The Paris attacks that killed at least 129 people in Paris continued to prompt raids and arrests in Europe and airstrikes in Syria on Monday. They've also spurred pledges of support from around the globe, while skepticism of Syrian refugees is sprouting in several American states.
Many nations also find themselves at heightened terror alerts after ISIS released a video promising more attacks and the CIA director said Paris wasn't likely a "one-off event."
Three teams of terrorists staged coordinated attacks at six locations throughout Paris late Friday, including a concert hall, the Stade de France and at least two restaurants, Paris prosecutor Francois Molins said. At least 352 people were wounded in the attacks, 99 of them seriously.
Seven terrorists were killed, one fewer than ISIS said were involved, Molins said.
Here is what we know so far from officials and local news reports:
— Secretary of State John Kerry has landed in Paris to meet with French officials and families, State Department spokesman John Kirby said.
— Belgian officials said earlier Monday that five of the seven people detained over the weekend were released by a judge. The two still detained are under arrest for "attempted terrorism and participation in the activities of a terrorist group," the country's federal prosecutor said.
— Mohammed Abdeslam, the brother of suspects Salah and Ibrahim Abdeslam, was among the five people released. He told CNN affiliate BFMTV that his parents are in shock and "do not realize yet what has happened. My family and I are affected by what happened. We found out by TV just like many of you. We did not think for a moment that one of our brothers was related to these attacks." (Ibrahim Abdeslam was a suicide bomber at one of the cafes, and Salah Abdeslam, remains at large, police say.)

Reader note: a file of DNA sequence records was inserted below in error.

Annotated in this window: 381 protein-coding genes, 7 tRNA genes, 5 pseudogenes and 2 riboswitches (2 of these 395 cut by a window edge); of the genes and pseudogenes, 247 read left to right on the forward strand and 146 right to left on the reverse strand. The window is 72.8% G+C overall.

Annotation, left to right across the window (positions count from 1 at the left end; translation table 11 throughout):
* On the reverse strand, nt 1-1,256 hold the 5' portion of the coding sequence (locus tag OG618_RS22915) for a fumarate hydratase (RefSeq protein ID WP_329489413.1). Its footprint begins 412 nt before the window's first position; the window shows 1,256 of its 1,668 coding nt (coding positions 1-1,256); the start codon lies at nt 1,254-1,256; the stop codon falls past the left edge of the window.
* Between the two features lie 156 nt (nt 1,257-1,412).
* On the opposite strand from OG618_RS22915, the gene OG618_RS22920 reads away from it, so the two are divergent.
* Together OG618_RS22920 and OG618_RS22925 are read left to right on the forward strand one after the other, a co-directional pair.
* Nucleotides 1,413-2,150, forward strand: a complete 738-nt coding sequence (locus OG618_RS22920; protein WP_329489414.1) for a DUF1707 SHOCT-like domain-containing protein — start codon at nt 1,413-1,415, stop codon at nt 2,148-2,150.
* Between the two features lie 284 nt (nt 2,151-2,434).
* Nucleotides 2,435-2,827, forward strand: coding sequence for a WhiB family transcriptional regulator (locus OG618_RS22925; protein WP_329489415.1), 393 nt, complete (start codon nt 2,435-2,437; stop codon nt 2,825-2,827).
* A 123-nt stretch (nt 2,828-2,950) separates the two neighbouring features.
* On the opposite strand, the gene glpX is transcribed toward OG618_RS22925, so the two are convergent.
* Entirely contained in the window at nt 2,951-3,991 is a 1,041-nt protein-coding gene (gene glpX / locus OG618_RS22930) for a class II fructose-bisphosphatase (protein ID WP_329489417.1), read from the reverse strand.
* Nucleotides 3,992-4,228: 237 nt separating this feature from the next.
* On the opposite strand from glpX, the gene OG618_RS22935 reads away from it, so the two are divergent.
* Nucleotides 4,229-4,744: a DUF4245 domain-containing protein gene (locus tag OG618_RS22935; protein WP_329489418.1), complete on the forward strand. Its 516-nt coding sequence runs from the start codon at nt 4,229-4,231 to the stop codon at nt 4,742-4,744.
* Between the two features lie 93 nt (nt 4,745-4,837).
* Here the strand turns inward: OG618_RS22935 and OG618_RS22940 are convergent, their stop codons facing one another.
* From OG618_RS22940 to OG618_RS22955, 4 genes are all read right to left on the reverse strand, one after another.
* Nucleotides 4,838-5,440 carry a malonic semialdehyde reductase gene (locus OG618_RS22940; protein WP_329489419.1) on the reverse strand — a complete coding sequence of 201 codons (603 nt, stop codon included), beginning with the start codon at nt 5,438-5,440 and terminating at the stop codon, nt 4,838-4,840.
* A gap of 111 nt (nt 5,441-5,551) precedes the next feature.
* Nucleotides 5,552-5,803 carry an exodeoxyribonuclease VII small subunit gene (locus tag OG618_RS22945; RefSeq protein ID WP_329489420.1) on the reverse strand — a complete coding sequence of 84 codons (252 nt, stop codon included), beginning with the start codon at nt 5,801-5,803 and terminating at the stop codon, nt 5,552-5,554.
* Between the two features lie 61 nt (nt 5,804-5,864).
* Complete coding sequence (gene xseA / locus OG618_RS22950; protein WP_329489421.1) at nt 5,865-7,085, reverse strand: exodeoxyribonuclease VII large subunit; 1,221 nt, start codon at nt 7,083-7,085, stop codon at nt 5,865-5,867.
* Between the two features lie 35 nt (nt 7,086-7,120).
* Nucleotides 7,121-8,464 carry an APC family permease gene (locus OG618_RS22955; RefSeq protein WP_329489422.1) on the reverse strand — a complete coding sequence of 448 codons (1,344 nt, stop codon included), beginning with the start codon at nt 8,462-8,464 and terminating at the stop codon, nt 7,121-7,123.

— UEFA, European soccer's governing body, said the Euro 2016 tournament will "go ahead as scheduled" in France.
— French President Francois Hollande and Kerry will meet Tuesday morning in Paris, according to a schedule released by Elysee Palace.
— Texas Gov. Greg Abbott has written President Barack Obama to say his state will not accept any refugees from Syria. Other states, including Indiana, Wisconsin, Alabama, Ohio, Mississippi, North Carolina, Florida, Arizona, Illinois, Louisiana, Michigan, Massachusetts and Arkansas, have made similar moves. Iowa Gov. Terry Branstad has asked the federal government to remain transparent with any resettlements. New Hampshire Gov. Maggie Hassan is urging the federal government to stop accepting Syrian refugees for the time being.
— The State Department said it is taking the governors' concerns seriously, but it remains "steadfastly committed" to bringing in 10,000 refugees next year, spokesman Mark Toner said.
— Spokespersons for the Delaware, Pennsylvania and Vermont governors say those states will continue accepting Syria's refugees.
— U.S. House Speaker Paul Ryan said he has asked the Obama administration to provide a classified briefing for all House members on the situation in Paris.
— CIA Director John Brennan said he would not consider the Paris attacks a "one-off event," and added, "I would anticipate this is not the only operation that (ISIS) has in the pipeline."
— The Paris attacks were planned in Syria and organized in Belgium, Hollande said. Six of the Paris attackers spent time in Syria, according to CNN affiliate BFMTV in France.
— Suspect Salah Abdeslam was stopped near the Belgian border by French police shortly after the Paris attacks Friday night, but he was not a suspect at that time and was let go, sources told CNN.